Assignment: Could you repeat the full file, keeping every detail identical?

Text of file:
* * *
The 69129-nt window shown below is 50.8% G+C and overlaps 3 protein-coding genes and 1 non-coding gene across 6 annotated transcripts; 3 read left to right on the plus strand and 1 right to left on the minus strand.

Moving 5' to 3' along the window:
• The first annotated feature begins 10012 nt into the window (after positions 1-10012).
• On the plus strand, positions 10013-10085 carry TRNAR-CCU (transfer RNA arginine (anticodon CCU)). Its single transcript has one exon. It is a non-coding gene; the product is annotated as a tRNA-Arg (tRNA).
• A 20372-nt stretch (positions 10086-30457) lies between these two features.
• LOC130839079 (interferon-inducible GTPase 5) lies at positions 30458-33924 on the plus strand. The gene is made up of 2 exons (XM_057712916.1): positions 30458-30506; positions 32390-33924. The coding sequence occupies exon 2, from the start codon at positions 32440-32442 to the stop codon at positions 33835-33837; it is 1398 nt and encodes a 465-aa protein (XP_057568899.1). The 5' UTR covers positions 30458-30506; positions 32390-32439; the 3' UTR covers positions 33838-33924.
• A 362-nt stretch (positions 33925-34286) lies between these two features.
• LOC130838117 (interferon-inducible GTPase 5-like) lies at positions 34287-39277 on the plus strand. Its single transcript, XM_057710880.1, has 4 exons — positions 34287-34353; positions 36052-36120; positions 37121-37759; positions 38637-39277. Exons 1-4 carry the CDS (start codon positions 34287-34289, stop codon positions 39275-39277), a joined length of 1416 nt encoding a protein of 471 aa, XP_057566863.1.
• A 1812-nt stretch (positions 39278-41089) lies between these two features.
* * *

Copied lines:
The 69129-nt window shown below is 50.8% G+C and overlaps 3 protein-coding genes and 1 non-coding gene across 6 annotated transcripts; 3 read left to right on the plus strand and 1 right to left on the minus strand.

Moving 5' to 3' along the window:
• The first annotated feature begins 10012 nt into the window (after positions 1-10012).
• On the plus strand, positions 10013-10085 carry TRNAR-CCU (transfer RNA arginine (anticodon CCU)). Its single transcript has one exon. It is a non-coding gene; the product is annotated as a tRNA-Arg (tRNA).
• A 20372-nt stretch (positions 10086-30457) lies between these two features.
• LOC130839079 (interferon-inducible GTPase 5) lies at positions 30458-33924 on the plus strand. The gene is made up of 2 exons (XM_057712916.1): positions 30458-30506; positions 32390-33924. The coding sequence occupies exon 2, from the start codon at positions 32440-32442 to the stop codon at positions 33835-33837; it is 1398 nt and encodes a 465-aa protein (XP_057568899.1). The 5' UTR covers positions 30458-30506; positions 32390-32439; the 3' UTR covers positions 33838-33924.
• A 362-nt stretch (positions 33925-34286) lies between these two features.
• LOC130838117 (interferon-inducible GTPase 5-like) lies at positions 34287-39277 on the plus strand. Its single transcript, XM_057710880.1, has 4 exons — positions 34287-34353; positions 36052-36120; positions 37121-37759; positions 38637-39277. Exons 1-4 carry the CDS (start codon positions 34287-34289, stop codon positions 39275-39277), a joined length of 1416 nt encoding a protein of 471 aa, XP_057566863.1.
• A 1812-nt stretch (positions 39278-41089) lies between these two features.